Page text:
johnson. the criticism of him, by david brooks most recently, is that he's too much like the senate majority leader. the president has a bully pulpit and he used it. the fact that republicans started screaming bloody murder, indicate that they are worried about it. >> charles? >> the problem is this has the feel of a town with a leader who is not leading. he has not proposed a budget t on. the one he proposed was voted down by the senate 97-0, it was so preposterous. we have a president in full campaign mode was not proposing anything at a public -- who knows whether in private. there is no democratic proposal on the table for the budget. he is demagoguing against medicare and the ryan plan. he has decided, do that and that is how you get reelected. that is why the town is laundering. >> consistency has not been a problem with republicans. they endorsed the ryan plan, which does not provide for a balanced budget, and now they are pushing for a balanced budget. 103 house republicans have gone on record as saying they will not vote to raise the debt ceiling unless there is a cap of 18
milly dowler -- phone.owler's hacked this is what rebekah brooks had to say about the incident. >> i don't know anyone in their right mind who would sanction anyone listening to the voice mail of milly dowler in those circumstances. i just don't know anyone who would think that was a right and proper thing to do at this time or any time. i know that we know a lot more now but that is all i can tell you. >> many of the details were first revealed in "the guardian," newspaper. we're joined by the deputy editor tonight. thank you for joining us. do you believe the murdochs did not know about the phone hacking? >> it is very difficult to say. rupert murdoch's performance was quite extraordinary. he seemed to be tried to convince the world that he was a doggery old chap who had no idea what was going on in his company. a lot of the time i felt convinced of that. one of the striking things was that this was probably the end of the rupert murdoch era. this was probably the performance that will convince most shareholders that he is the person to be running this company. >> what about james murd
. >> a series of tragic news stories -- >> and rebecca brooks, former editor, describes sarah payne as her dear friend. the two worked together to campaign for "sarah's law," the public right to know where pedophiles are living. tonight rebecca said these allegations are abhorrent. the idea that anyone on this newspaper knew that sarah or the team were targeted were -- is unthinkable. the sarah's law campaign began in 2004. glenn mulciar was arrested in 2006. if it was news international who intercepted the information, this was the reaction of one m.p. >> news international didn't just campaign for sarah's law. they gave personal support for sarah and her family. they produced literature. they took her to party meetings. >> her newspaper got her high-level meetings and targeted phones. but it's said the voice mail on this phone was not activated until 18 months ago, suggesting there were no messages. today's allegations surfaced hours after lord justice lev son said his judicial inquiry could begin while the police begin to n.f.c. >> i believe it should be problem to focus on the extent of the
is gordon at downing street. on the top is rebekah brooks. for years, team brown stayed close to teamer, but no more -- team murdoch, but no more. he is accusing "news of the world" of using criminals to investigate his private life. >> i had my bank account broken into, my files, i tax returns went missing -- my tax returns went missing. medical return -- medical records have been broken into. i do not know how this happens. but i do know that in two of these instances, there is absolute proof that news international was responsible for hiring people to get this information. the people that they work with -- and this is what concerns me most -- our criminals. >> are you considering resigning? >> he is not resigning. he said his newspaper has been down to bring him -- has been out to bring him down. he attacks the way that it reported his youngest son was suffering from cystic fibrosis. he did not allege that his sons records had been stolen, but -- son's records had been stolen. >> your son will now be broadcast the media. we are incredibly upset about it. we're thinking about his long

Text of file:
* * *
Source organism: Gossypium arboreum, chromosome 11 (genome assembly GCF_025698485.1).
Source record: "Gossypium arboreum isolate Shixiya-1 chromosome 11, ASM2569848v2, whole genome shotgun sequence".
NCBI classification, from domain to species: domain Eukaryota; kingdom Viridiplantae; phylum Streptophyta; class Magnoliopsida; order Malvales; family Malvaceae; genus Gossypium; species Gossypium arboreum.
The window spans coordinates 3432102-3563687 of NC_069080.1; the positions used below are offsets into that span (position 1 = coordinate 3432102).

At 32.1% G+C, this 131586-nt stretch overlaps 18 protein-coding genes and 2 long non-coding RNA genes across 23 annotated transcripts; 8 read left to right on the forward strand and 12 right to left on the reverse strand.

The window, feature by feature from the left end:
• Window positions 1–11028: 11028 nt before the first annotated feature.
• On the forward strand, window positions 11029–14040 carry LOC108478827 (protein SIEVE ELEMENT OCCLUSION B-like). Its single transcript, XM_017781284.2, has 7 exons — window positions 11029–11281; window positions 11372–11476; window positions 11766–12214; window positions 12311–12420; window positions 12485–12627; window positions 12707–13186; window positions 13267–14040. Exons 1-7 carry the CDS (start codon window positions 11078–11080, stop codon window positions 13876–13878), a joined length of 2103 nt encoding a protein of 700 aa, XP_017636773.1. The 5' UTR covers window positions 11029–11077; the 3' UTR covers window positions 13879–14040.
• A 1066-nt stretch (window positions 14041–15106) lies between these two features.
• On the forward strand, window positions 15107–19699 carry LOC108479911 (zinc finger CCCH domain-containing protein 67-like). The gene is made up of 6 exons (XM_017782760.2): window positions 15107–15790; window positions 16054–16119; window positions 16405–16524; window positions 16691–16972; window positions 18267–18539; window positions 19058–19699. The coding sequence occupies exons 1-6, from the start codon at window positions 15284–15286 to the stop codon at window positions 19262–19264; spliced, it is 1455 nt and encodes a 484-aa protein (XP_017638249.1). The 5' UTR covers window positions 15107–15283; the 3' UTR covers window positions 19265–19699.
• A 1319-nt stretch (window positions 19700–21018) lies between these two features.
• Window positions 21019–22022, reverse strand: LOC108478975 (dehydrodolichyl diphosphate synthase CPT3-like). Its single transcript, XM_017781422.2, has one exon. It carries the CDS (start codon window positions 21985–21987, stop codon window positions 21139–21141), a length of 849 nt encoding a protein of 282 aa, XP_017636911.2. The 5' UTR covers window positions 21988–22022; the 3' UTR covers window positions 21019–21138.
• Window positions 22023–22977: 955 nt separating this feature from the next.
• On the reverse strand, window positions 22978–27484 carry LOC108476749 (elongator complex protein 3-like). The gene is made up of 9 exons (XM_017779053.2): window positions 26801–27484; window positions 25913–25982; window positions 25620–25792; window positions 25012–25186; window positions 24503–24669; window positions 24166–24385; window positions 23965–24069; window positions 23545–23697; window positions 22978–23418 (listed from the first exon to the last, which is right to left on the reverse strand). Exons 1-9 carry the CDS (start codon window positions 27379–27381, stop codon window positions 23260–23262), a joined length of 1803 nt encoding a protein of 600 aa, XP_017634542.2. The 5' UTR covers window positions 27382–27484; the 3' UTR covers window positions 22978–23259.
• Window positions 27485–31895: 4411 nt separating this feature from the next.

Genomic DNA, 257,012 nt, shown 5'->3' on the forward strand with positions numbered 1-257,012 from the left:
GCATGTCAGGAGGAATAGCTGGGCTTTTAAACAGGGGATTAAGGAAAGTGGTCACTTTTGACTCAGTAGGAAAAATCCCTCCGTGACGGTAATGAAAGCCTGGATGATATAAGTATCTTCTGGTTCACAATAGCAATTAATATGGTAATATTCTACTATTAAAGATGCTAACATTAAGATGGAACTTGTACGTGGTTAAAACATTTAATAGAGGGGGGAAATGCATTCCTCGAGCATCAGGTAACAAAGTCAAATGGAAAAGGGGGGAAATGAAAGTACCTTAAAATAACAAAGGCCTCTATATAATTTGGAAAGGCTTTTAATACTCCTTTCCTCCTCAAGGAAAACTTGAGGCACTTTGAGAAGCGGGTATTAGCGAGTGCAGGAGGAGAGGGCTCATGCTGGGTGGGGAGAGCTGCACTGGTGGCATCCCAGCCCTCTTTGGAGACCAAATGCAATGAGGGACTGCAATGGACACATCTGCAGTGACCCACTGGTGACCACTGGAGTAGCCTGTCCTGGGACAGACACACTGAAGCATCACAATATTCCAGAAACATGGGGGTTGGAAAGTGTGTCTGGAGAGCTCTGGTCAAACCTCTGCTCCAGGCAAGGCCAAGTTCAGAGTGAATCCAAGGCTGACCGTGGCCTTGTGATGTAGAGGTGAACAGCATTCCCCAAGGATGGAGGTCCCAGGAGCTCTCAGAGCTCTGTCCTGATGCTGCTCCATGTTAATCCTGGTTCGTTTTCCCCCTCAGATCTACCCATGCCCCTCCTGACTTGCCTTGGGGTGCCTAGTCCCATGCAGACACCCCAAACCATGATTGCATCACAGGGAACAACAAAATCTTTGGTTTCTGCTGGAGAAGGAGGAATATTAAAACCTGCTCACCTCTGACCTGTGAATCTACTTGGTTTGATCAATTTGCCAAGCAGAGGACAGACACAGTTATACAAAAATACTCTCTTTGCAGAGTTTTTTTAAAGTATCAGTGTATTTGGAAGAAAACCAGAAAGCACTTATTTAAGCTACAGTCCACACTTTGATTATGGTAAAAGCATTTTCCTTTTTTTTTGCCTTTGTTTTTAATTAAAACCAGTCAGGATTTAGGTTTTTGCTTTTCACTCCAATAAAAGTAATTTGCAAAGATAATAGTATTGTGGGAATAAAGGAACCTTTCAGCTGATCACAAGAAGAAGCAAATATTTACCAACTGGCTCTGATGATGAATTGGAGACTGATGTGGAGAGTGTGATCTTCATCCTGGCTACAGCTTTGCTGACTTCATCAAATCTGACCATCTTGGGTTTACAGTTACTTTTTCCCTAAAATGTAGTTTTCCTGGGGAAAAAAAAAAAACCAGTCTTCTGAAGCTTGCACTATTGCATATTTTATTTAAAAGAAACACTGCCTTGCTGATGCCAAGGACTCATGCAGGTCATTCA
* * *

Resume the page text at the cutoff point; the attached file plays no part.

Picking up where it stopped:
krugman and david brooks th columnists at the "new york times". this conversation took pla before the president's press conference and therefore was edited accordingly. >> whave no consensus in our political system. there is no center. we have no consensus about what all to be happening. so if you try to strike a lo-term deal you're basically stking a deal that nobody actually beeves and that isot going to be adhered to. i think we buy we buy se time. shouldn't be negotiating at all about the debt ceiling but we buy someime and give the voters another chance to weigh in. >> we really need to cut i think some of the rating agencies have said this, we need to cut $4 trillion to sort of stabilize debt levels and if we don't do that that's really bad news. and then the second thing i do think both parties may find it useful to have a framework. no, we're to the going to write a plan that is going to dictate the next ten years of politics but both parties may find it extremely useful to have a framework going forward and believe me none of these plans are very specific. there's a lot o
street machine. >> warner: the fate of another former top "news of the world" editor rebekah brooks remains unclear. for now, she remains c.e.o. of the paper's parent company in britain, news international. there may be implications for murdoch's proposed $12 billion takeover of the cable television network british sky broadcasting as well. his news corporation already owns three other newspapers in britain and, in this country, "the wall street journal", "fox news" and the "new york post" among others. this afternoon, reports surfaced that the company might replace the sunday "news of the world" with another murdoch publication. its sister paper "the sun" -- published weekly and saturday-- could add a sunday edition. for more on this story, we turn to ned temko, a writer for the "observer" newspaper in london. ned, welcome back, thanks for being with us. so what was the thinking behind this dramatic decision to shut down this very profitable newspaper? >> well, the best description i've heard this evening is that this is the first newspaper in history to die of shame. but that's no